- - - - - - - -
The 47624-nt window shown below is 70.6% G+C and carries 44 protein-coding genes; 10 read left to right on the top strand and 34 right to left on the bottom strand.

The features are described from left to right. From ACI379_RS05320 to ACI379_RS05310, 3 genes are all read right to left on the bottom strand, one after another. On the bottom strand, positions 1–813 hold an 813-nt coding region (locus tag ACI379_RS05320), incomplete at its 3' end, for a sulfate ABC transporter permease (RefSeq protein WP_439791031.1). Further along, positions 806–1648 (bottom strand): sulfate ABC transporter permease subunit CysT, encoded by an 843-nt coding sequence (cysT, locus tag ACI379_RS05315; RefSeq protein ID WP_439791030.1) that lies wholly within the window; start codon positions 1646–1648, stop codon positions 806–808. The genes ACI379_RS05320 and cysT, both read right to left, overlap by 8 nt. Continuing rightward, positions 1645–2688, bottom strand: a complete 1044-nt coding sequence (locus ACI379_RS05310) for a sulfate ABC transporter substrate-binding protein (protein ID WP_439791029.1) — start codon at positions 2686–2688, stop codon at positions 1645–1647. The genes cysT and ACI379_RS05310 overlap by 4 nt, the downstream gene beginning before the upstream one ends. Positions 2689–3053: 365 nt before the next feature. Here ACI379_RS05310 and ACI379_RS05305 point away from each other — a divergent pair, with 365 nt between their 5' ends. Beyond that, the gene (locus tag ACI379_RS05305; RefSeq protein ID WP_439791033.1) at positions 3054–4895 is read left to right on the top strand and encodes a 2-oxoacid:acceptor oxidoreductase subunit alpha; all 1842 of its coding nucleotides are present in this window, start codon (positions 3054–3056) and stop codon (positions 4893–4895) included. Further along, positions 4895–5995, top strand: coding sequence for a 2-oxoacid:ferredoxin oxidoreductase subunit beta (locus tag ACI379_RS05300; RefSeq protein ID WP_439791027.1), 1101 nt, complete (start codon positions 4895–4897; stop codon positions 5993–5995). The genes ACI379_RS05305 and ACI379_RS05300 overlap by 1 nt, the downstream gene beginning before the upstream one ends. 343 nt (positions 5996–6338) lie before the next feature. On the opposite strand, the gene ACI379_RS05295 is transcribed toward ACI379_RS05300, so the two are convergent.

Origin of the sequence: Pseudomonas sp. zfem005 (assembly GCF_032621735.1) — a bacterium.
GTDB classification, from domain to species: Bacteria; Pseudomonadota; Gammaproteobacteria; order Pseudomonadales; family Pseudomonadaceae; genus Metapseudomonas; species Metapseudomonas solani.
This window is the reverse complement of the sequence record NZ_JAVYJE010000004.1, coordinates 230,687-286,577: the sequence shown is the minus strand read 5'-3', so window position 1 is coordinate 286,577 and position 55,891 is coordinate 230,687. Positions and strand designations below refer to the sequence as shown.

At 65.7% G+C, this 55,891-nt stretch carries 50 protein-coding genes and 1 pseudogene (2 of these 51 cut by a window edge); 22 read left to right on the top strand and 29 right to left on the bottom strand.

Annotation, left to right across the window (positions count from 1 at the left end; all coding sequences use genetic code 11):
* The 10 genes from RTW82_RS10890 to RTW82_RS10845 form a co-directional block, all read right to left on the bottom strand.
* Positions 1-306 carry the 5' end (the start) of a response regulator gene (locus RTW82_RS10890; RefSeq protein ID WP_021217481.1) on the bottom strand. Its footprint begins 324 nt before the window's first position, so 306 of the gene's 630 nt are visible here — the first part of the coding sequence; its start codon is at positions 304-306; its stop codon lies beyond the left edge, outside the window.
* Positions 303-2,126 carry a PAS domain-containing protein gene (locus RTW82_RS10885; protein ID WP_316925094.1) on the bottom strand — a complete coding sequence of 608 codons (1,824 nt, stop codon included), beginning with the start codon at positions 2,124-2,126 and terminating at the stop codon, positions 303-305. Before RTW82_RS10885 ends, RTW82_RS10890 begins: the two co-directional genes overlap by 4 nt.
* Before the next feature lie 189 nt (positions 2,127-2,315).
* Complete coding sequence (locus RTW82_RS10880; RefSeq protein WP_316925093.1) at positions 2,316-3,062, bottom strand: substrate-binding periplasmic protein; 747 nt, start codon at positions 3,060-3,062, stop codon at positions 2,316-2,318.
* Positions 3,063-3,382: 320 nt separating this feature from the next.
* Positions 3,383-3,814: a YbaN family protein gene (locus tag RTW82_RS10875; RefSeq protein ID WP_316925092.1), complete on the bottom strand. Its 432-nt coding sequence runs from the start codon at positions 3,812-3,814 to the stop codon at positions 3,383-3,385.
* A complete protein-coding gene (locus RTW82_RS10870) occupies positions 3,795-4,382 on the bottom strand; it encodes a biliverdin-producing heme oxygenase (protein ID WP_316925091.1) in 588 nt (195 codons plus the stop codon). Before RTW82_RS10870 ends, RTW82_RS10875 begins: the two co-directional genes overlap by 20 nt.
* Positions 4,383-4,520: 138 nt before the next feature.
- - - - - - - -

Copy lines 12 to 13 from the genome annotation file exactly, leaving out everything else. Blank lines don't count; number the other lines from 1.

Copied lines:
* Complete coding sequence (locus RTW82_RS10880; RefSeq protein WP_316925093.1) at positions 2,316-3,062, bottom strand: substrate-binding periplasmic protein; 747 nt, start codon at positions 3,060-3,062, stop codon at positions 2,316-2,318.
* Positions 3,063-3,382: 320 nt separating this feature from the next.